Venture back to Hope County and meet some new friends as well as see some familiar faces. Warning: Far Cry 5 spoilers are ahead!
Many years after the devastating nuclear events of Far Cry 5, life is beginning to bloom again in Hope County and across the USA. Survivors who spent over 6 years underground have returned to the surface to start rebuilding society. However, it didn't take long for the bad apples to start taking over. A new gang (the Highwaymen) have occupied several regions in the west and have their eyes set on controlling all of Hope County. Led by twin sisters Mickey and Lou, the Highwaymen use violence and intimidation to take what they want from the area's people. You play as a nameless captain of security who first works for a traveling group of revolutionaries but later becomes the de facto enforcer for Prosperity, a small community fighting fiercely against the Highwaymen.
For those who have played previous Far Cry games, the story is going to feel very familiar. A murderous gang run by violent and psychotic leaders threatens the livelihood of a specific region and it's up to you to stand up to them. Narrative-wise, it's hard to feel like I'm not just playing the same game for the 3rd or 4th time at this point. The post-apocalyptic setting also feels wasted in New Dawn. While the nuclear event is referenced regularly, there isn't much that's actually different about Hope County. Some animals (like deer and cougars) look a little mutated and different but they act the same. I'm not saying it needed radiated zombies roaming the Earth and boars that could shoot lasers from their eyes but I would have liked to see more reminders that I was roaming a post-apocalyptic world.
As for gameplay, the core Far Cry formula is as refined as ever. You'll spend anywhere from 15 to 50 hours roaming around Hope County killing Highwaymen, finding treasures, liberating outposts, collecting resource materials, and upgrading your abilities. Prosperity (your home base) can be upgraded using Ethanol that you collect when clearing outposts. These upgrades impact everything from your crafting workbench to your maximum health and fast travel to your Guns for Hire strength. Alongside the home base upgrades, you can also improve many of your abilities with Perks that are unlocked using points awarded for completing challenges. These challenges include getting a certain number of kills with each weapon, completing missions, crafting items, killing enemies in specific ways, etc.
There's no actual currency in post-nuclear Hope County. Instead, using resources for crafting is how you acquire guns, vehicles, and refill your ammo and you'll want to grab components, duct tape, gears, springs, and more as you explore the world. While the multi-tiered upgrading structure is tweaked a bit in New Dawn, it all still feels relatively similar to previous games. Instead of hunting animal skins to craft upgrades directly, you now collect Ethanol that can be used to upgrade your home base which in turn provides you with upgrades. Animal skins are instead traded for resources used to craft new weapons. In other words, while different items serve different purposes on the surface level, it all fuels an upgrade system that is very similar to previous games at its core.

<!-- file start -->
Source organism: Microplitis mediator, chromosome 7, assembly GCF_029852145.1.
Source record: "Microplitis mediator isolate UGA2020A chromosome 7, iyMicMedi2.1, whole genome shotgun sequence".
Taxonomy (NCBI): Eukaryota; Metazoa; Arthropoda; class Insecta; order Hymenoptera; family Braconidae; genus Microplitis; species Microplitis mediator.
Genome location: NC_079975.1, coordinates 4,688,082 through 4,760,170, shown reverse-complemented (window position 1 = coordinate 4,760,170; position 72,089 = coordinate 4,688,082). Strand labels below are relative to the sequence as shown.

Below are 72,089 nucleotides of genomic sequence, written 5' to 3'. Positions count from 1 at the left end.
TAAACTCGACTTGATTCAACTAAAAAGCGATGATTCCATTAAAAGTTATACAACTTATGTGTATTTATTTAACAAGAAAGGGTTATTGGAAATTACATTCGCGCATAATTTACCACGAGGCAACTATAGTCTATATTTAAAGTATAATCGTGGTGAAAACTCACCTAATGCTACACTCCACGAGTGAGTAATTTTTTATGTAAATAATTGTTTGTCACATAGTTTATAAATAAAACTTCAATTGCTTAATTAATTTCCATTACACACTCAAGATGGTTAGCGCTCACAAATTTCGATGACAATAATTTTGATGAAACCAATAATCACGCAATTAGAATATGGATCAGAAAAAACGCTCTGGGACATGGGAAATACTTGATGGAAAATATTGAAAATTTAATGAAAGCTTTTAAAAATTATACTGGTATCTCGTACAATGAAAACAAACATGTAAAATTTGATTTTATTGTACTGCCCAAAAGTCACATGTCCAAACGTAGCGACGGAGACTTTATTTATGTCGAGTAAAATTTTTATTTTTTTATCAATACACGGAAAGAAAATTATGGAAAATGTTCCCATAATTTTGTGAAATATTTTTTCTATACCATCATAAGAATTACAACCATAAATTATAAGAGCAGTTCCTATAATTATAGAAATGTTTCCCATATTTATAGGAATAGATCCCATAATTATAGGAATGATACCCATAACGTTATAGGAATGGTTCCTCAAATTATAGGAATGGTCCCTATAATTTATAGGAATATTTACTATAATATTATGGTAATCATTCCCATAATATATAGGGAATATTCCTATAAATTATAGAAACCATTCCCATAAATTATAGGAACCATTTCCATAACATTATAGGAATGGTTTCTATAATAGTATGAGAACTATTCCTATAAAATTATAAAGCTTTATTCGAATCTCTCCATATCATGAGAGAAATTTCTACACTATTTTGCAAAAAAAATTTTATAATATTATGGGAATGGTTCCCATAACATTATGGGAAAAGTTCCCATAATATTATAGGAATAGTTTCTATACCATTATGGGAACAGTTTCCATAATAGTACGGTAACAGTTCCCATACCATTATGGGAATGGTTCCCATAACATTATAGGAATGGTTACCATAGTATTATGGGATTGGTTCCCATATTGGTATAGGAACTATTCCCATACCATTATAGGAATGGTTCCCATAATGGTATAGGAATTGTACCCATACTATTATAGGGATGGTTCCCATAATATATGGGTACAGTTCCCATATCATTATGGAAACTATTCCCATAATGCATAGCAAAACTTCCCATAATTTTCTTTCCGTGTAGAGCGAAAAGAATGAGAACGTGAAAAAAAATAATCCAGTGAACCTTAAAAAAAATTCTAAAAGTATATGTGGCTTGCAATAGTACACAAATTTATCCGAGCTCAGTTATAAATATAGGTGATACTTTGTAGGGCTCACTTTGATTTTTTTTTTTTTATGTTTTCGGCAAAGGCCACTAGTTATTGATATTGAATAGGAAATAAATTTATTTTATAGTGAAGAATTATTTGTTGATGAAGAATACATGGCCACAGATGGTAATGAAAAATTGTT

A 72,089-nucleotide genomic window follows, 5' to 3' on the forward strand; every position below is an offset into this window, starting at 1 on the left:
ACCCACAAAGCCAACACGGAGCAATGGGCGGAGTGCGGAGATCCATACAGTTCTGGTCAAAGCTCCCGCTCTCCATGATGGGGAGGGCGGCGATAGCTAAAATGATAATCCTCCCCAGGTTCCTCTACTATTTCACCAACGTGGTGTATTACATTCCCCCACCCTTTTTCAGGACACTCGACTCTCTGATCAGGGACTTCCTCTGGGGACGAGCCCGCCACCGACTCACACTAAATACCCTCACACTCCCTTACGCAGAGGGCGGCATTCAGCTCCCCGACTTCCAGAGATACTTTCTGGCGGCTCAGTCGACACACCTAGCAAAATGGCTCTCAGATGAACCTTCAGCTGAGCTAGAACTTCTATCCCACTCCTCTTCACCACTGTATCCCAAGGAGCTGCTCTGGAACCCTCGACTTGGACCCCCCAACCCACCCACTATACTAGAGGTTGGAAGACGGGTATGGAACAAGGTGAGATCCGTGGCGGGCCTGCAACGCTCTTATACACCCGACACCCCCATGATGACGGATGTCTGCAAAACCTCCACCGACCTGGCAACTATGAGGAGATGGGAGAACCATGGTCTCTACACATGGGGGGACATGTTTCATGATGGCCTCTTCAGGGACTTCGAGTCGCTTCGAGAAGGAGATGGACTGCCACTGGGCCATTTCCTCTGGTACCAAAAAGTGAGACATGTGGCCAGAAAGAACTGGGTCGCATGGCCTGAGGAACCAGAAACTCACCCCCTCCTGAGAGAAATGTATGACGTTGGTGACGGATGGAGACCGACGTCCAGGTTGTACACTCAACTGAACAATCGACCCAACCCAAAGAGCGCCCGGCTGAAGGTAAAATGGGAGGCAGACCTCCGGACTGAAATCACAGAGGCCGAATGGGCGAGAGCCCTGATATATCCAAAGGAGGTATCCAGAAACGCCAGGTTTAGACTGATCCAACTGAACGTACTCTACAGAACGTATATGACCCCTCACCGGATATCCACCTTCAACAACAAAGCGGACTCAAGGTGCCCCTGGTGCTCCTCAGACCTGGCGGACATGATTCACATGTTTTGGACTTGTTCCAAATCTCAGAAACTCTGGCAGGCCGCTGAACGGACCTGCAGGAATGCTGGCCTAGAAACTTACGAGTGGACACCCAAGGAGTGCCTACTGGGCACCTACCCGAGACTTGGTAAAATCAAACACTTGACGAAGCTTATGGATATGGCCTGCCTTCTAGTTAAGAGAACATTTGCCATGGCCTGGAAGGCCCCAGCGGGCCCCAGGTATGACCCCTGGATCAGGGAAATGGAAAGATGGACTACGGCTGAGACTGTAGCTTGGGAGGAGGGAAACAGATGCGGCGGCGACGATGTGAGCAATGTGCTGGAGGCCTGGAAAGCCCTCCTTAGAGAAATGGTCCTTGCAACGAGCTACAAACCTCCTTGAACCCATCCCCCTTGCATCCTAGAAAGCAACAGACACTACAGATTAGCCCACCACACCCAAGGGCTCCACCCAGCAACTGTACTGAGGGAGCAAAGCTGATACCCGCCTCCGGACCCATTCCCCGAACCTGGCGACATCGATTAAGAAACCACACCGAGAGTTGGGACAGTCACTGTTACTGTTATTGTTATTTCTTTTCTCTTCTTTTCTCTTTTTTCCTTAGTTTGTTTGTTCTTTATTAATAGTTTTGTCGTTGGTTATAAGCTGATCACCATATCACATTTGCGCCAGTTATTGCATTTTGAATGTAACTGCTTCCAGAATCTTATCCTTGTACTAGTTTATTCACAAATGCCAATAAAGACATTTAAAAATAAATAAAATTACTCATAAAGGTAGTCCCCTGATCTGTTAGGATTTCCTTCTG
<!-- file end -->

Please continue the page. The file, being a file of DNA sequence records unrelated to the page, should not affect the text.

Sticking with the theme of similarity, New Dawn's missions are all very similar to the ones in previous games. Some of the main missions, many of the side missions, and all of the outpost liberations consist of sneaking or barreling into a Highwaymen stronghold then executing every last one of them. One nice change to the formula is the addition of multiple difficulty outposts. After clearing one of the outposts, you can salvage it for resources which also returns control of the outpost to the Highwaymen. You can then challenge them again for control of the outpost but you'll want to be careful because they'll increase their firepower after each salvage.
A new addition in Far Cry New Dawn is Expeditions: 7 missions that take place away from Hope County. These new locations include an aircraft carrier, Navajo Bridge in Arizona, and Alcatraz Island. Although it has a clever premise, Expeditions are a bit let down by their objectives. The goal on every single Expedition is to find a package and extract it, meaning that you just need to travel to one side of the map to grab a package then survive a wave of enemies for a couple of minutes while waiting for a helicopter to arrive.
Far Cry New Dawn is a refined but unexciting adventure. For those who have exhausted all the previous Far Cry games and are still craving more, New Dawn will scratch that itch but those hoping that it might advance the core gameplay are going to be disappointed.
- + Quality Far Cry gameplay
- + Strong multi-tiered upgrade system
- + Adding multiple levels of difficulty to outposts is a welcome addition
- - Wasted post-apocalyptic setting
- - Familiar and dull story
- - Newly added Expeditions are a fun idea but weren't fully fleshed out